# Find curve given by its curvature, a point and and a tangent vector

Find the curve whose signed curvature is $$2$$, pass through the point $$(1,0)$$ and whose tangent vector at $$(1,0)$$ is $$(\frac{1}{2}, \frac{\sqrt{3}}{2})$$. I know that I have to use the proof of the fundamental theorem of plane curves.

By this moment, I have an expression for the arc length parameterization using the formula of the proof and using that the signed curvature is 2 in order to find the function used inside de cosine and the sine. How can I use the information about the tangent vector?

• Do you already have the result that a plane curve with constant positive curvature is (part of) a circle?
– amd
Sep 11, 2019 at 4:58
• Presumably this has yet to be proved, since it would make the problem into a coordinate geometry problem, and not a differential geometry problem. Sep 11, 2019 at 5:06
• Yes, I have it. But I am required to use the proof of the theorem. So using the equation of a circle is not good for me Sep 11, 2019 at 5:07
• Do you mean the existence proof in which you define $\theta(s)=\int\kappa(s)\,ds+\theta_0$ so that the curve is $\left(\int\cos\theta(s)\,ds+c,\int\sin\theta(s)\,ds+d\right)$? Just integrate and use the given conditions to determine $c$ and $d$.
– amd
Sep 11, 2019 at 6:44

Following the proof, define $$\theta(s) = \int \kappa\,ds = 2s+\theta_0.$$ An arclength parameterization of the curve is then $$\gamma(s) = \left(\int\cos{\theta(s)},\int\sin{\theta(s)}\right) = \left(\frac12\sin(2s+\theta_0)+h,-\frac12\cos(2s+\theta_0)+k\right).$$ From your question I gather that you’re able to get this far on your own. It’s not terribly hard to derive the implicit Cartesian equation $$(x-h)^2+(y-k)^2=\frac14$$, the equation of a circle centered at $$(h,k)$$, from this parameterization.

Now use the given conditions to determine the unknown constants of integration: From the tangent condition, we have $$\gamma'(s) = \left(\cos(2s+\theta_0),\sin(2s+\theta_0)\right) = \left(\frac{\sqrt3}2,\frac12\right),$$ so $$2s+\theta_0=\frac\pi6+2k\pi$$. Substitute into $$\gamma(s)$$ and set equal to $$(1,0)$$ to find $$h$$ and $$k$$.

• Thank you. Just one more question, what happens with $\theta_{0}$? How can I find it? Sep 11, 2019 at 14:56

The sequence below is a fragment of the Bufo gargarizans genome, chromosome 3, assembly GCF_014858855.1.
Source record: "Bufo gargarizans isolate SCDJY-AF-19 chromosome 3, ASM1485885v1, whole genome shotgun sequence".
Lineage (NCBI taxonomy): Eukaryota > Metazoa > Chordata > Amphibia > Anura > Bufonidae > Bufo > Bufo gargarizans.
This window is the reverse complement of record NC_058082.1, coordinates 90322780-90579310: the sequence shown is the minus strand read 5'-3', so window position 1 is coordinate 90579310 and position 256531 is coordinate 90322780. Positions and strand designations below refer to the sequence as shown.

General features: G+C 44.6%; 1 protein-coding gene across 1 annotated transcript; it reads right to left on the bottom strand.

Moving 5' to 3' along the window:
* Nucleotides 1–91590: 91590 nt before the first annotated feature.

• @vicase98 It’s arbitrary—the parameterization can have its $s=0$ point anywhere on the circle.
– amd
Sep 11, 2019 at 16:40
• Perfect. I really appreciate it. Thank you so much Sep 11, 2019 at 16:48

From the given curvature, we have $$y'' = 2$$, which implies that curve has the form

$$y=x^2+bx+c$$

whose first derivative is

$$y'= 2x+b$$

At the point (1,0), $$y'(1)$$ should match the slope which is known from the tangent vector as $$\sqrt{3}$$, i.e.

$$y'(1) = 2+b = \sqrt{3}$$

So, the curve becomes,

$$y=x^2+(\sqrt{3}-2)x+c$$

Since the curve passes through (1,0), we have

$$0=1+(\sqrt{3}-2)+c$$

$$c= 1-\sqrt{3}$$

Therefore, the curve is

$$y=x^2+(\sqrt{3}-2)x+1-\sqrt{3}$$

• Thank you for your response. But I want to solve it using the hint, maybe I should have remarked it Sep 11, 2019 at 4:49
• Constant curvature doesn’t imply constant second derivative. A curve with constant positive curvature lies on a circle, not on a parabola. The curvature of a parabola decreases as you move away from its vertex.
– amd
Sep 11, 2019 at 4:58
• +1. The second derivative is a good proxy for curvature when the first derivative is small, but it is definitely not the same thing. Sep 11, 2019 at 5:03
• It's not clear from the question that the curvature is constantly 2; it might be saying that the curvature is 2 at the point in question. (I'm sure it's not, but it could be). In that case, this solution's not so far out of line. Sep 12, 2019 at 0:37